Moreover, the increased complexity and computation required for such electronics will pose an immense burden on the existing architecture. If the past decade was a race for horsepower, the next decade will be determined by computation power.
3. With such high computing needs of future vehicles, automakers are actively seeking E/E solutions that can enable connected and autonomous cars. Will this also open opportunities for non-automotive digital companies in the ecosystem? How so?
Siddharth: Absolutely. From our interactions with OEMs, they are willing and open to embracing this transition. They acknowledge that such a shift is necessary to compete with the likes of Rivian or Tesla. These front runners have already developed a future-ready architecture not just for EVs but also for autonomous technology. Furthermore, we see immense cost benefits in shifting to a more centralized vehicle E/E architecture. From our data model, OEMs could achieve a cost rationalization of nearly USD 350-450 per vehicle. This is excluding the benefits of reducing weight and wiring harnesses.
The key issue is from the supply side. On one end of the spectrum, traditional tier-1 suppliers are still figuring out how and when they should invest in a new architecture. A few companies such as Aptiv, Visteon, and Mitsubishi Electric have already made some progress. Yet, the industry-wide direction is yet unclear. On the other hand, we have new-age companies such as QNX, ETAS, and OpenSynergy among others. These bring proven technologies from the field of IT and cloud computing to the automotive industry. However, they are yet to figure out a business model that fits well with the auto value chain.
The new E/E architecture makes for a strong business case with strong potential. However, it also has its set of challenges for both traditional auto companies and the new entrants.
4. Data throughput in vehicles will increase in the coming years and more software technologies will make way into cars. How will automakers revisit the current vehicle E/E architecture to accommodate the same?
Siddharth: In the next five years, data is going to create new revenue pockets and attract new mobility companies. As this creates a vibrant start-up ecosystem, business models of the traditional auto value chain will not be the same. From our research, nearly 3-4% of the industry revenue will incur from data monetization by 2030. Moving forward, it will be necessary to implement a robust data processing and transferring mechanism.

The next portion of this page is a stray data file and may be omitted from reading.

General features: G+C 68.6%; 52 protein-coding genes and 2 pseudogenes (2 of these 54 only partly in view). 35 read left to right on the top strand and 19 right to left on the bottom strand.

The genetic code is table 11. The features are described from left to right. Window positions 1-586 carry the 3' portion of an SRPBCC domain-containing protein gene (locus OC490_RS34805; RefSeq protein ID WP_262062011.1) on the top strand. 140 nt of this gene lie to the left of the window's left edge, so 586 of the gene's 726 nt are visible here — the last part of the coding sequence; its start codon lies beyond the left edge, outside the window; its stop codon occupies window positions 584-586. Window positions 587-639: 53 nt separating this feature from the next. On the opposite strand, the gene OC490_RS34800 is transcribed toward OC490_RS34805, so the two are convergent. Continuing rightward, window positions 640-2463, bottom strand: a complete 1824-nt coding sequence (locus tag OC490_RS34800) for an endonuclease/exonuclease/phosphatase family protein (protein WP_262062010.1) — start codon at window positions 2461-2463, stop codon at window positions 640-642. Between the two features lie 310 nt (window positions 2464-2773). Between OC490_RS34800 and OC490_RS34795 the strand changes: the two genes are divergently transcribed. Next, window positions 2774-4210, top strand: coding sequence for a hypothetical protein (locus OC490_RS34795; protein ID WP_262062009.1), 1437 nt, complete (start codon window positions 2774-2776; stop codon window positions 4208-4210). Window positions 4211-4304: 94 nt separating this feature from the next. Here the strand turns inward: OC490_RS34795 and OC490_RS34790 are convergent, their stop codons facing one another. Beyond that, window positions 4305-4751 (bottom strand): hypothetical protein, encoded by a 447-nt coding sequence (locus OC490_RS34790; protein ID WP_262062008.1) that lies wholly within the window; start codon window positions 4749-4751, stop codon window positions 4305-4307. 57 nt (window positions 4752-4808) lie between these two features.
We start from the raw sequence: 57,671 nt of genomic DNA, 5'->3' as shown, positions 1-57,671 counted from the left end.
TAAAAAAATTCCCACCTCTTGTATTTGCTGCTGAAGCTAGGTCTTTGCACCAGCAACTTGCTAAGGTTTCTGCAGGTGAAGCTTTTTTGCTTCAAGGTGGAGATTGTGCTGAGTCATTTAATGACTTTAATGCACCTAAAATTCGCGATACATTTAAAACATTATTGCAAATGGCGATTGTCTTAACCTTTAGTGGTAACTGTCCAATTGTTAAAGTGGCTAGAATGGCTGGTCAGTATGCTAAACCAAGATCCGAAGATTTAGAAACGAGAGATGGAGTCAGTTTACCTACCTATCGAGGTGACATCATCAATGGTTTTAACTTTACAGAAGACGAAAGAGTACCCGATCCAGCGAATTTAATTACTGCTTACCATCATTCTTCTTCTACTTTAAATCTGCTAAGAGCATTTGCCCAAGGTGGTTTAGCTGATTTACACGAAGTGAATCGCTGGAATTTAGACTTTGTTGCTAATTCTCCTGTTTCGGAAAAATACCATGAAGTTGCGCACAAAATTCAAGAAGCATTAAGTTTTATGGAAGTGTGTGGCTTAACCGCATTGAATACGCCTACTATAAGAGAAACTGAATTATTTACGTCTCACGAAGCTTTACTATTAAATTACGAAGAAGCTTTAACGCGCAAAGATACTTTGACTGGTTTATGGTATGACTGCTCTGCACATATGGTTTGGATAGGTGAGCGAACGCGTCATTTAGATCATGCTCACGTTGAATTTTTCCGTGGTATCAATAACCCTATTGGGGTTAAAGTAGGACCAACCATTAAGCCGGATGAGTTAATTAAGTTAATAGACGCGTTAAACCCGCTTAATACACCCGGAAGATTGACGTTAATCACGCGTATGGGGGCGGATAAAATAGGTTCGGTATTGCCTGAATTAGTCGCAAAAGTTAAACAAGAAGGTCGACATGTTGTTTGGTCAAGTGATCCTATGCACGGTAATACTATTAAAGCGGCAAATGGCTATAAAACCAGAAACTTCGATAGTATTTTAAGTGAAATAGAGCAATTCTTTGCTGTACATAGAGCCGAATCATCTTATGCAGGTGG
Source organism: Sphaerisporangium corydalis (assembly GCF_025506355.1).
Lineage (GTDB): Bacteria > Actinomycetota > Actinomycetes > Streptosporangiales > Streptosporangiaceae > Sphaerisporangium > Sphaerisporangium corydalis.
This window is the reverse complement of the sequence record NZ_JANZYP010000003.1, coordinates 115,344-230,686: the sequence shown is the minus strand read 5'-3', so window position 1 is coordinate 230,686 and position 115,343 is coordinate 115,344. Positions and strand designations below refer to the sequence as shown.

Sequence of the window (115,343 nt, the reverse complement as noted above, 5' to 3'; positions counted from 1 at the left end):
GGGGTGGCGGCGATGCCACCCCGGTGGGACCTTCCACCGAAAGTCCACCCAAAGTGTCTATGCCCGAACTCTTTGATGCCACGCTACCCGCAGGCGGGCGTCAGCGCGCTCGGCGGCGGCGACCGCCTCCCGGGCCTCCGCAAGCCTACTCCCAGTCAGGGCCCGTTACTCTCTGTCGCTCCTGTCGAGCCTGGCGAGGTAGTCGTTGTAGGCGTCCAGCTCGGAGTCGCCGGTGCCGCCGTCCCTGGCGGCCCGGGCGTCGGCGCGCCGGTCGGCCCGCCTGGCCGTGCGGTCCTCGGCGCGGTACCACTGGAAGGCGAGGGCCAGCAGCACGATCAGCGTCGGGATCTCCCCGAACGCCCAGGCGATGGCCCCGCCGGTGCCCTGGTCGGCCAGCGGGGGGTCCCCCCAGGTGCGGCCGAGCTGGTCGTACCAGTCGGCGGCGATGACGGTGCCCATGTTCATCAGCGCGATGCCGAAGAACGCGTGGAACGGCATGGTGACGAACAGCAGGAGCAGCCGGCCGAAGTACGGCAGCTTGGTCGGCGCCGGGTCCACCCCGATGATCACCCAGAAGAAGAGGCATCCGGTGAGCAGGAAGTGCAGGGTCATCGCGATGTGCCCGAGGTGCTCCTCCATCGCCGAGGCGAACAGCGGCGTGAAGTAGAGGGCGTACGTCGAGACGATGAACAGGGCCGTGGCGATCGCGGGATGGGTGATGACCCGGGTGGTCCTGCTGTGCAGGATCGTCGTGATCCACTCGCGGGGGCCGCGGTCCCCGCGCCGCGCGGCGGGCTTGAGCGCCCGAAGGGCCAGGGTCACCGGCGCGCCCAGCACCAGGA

Automakers have struggled in figuring out how data can be gathered, stored, analyzed, and monetized. As vehicles communicate with a wider ecosystem and autonomous technologies begin to emerge, a typical AV will need a mechanism to transfer 40-50GB of data. Hence, the new architecture needs to accommodate advanced communication technologies. Ethernet, for instance, can transfer 100 Mbit per second as compared to the conventional CAN which can transmit just 1 Mbit per second.
Additionally, technologies such as hypervisors and other virtualization are being explored to ensure the highest level of safety and enable over-the-air (OTA) updates. These will help automakers reduce warranty costs, avoid expensive recalls, and increase customer satisfaction by reducing dealership visits.
5. How can established automakers and Tier-1 suppliers create innovative vehicle architectures that are scalable and flexible across vehicle platforms? And what is the market potential for the new architecture?
Siddharth: Automotive has always been a tight-margin industry. Hence, scalability is critical to achieving profitability in this highly competitive market. OEMs and tier-1 suppliers have already started exploring platforms that are purpose-built for EVs or autonomous vehicles. In the past few years, most of the industry had adopted a retrofit approach when it came to EVs or autonomous vehicles. Meanwhile, an ICE platform was retrofitted with an electric powertrain. It soon became apparent that this approach cannot be scaled, thereby resulting in the need for purpose-built platforms that can complement electric vehicles and autonomous vehicles.